Last post, I talked about my failure with adult gamers. Now let’s look at kids.
I have two (awesome) daughters, aged six and eight. They have progressed through Lego Heroica, to the Castle Ravenloft board game, to actual D&D. When D&D 5E came out, I got the Starter Set specifically to test drive it with my girls. They loved it, and so we embarked on our own campaign.
Side note: D&D is still known as “Starter Set” by my girls. “Daddy, are we going to play Starter Set today?” I don’t even bother trying to correct them.
Okay, so things were going great, that is until last session. It kind of crashed and burned. We ended up on the couch watching Clone Wars together instead . . . which I generally don’t consider a bad outcome, but not an auspicious ending to a D&D session.
So what happened? I can think of a few things.
My immediate sense was it was due to my lack of enthusiasm. This was absolutely a contributing factor. I can get my girls to engage in anything as long as I am there participating. Practice piano? No problem if I say “I want to listen to you play piano.” Math? “Can you show me what you learned with these questions?” Really anything. So part of getting them into D&D, I am sure, was daddy’s enthusiasm. It wasn’t there on Sunday and they noticed. They started getting distracted and talking about other things – which they generally don’t do.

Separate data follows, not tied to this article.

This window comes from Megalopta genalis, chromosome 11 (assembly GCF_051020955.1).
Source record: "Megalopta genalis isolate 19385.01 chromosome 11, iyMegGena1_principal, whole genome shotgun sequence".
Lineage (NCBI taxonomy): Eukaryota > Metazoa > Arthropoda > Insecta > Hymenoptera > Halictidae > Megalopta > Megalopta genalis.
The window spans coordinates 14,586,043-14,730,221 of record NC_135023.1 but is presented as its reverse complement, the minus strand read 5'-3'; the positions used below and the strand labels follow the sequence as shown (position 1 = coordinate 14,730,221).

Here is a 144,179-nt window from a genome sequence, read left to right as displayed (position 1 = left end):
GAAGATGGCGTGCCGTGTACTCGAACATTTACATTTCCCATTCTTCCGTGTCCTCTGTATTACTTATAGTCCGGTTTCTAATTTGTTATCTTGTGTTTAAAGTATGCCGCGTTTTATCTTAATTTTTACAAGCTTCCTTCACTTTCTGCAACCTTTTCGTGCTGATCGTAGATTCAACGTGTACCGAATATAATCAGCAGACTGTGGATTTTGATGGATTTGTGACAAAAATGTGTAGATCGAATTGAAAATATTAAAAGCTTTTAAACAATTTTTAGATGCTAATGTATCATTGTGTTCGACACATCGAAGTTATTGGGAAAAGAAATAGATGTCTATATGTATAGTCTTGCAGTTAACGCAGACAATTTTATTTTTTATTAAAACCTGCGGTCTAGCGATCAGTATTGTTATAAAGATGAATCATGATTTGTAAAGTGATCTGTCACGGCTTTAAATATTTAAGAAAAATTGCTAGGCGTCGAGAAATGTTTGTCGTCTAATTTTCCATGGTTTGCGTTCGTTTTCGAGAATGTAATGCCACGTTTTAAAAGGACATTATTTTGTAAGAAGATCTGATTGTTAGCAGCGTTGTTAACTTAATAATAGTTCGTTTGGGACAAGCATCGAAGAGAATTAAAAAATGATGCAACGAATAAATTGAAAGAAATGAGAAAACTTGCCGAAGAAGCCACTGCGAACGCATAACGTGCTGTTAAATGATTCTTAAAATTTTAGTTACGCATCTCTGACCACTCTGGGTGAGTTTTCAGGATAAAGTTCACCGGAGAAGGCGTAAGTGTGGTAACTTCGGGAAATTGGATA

I lacked enthusiasm because I was tired; possibly still hung over from an epically stupid night of drinking on Friday. Yes, I am old enough that the effects of a night of drinking can span two days. In any case, I was tired and couldn’t work up the enthusiasm to properly run the game. I’m usually very engaged when we play, figuring out funny ways for them to fail or silly things for the monsters or bad guys to do. I didn’t do that. I am proud to say my eight-year old tried to take my place narrating the failures, but she had a small collection of funny outcomes that wore out from use. To keep them engaged, I need to be on the ball – that’s true with just about anything, honestly.
But I think the biggest part is that I forgot what I loved about D&D when I first got into it. I was older than they are – I was about eleven or twelve when I started, I can’t remember exactly – but it wasn’t great overland adventures and epics quests that got me into D&D. Those came later. What got me into D&D were dungeons. My friends and I went through all the early standards. My intro was the Keep on the Borderlands, about which I still have a huge amount of nostalgic love. There were lots of others for which I have fond memories – Tomb of the Lizard King was a favourite; and Against the Giants and then Vault of the Drow, which kind of led into our inclusion of more story elements, like politics and influential NPCs. It was the dungeons that I loved. I’m putting them into the kind of game I would run later in high school or in university. Kind of like the other failure due to complexity, I’m trying to do too much when all I really need to do is take them through some dungeons.
And then introduce them to some dragons, of course.
We’ll see if my suspicions are correct. I’ve downloaded a couple of Dyson Logos’ maps and next episode they’ll be able to free their kobold friends from the dwarves by seeking out the kidnapped dwarven family – taken by the nefarious goblins hiding out in their cave complex!
Wish me luck.
You can find out more about Lego Heroica here.
You can find out more about the Castle Ravenloft board game here.
You can find out more about the Starter Set here.
You can find out more about D&D here.
You can find Dyson Logos’ maps here.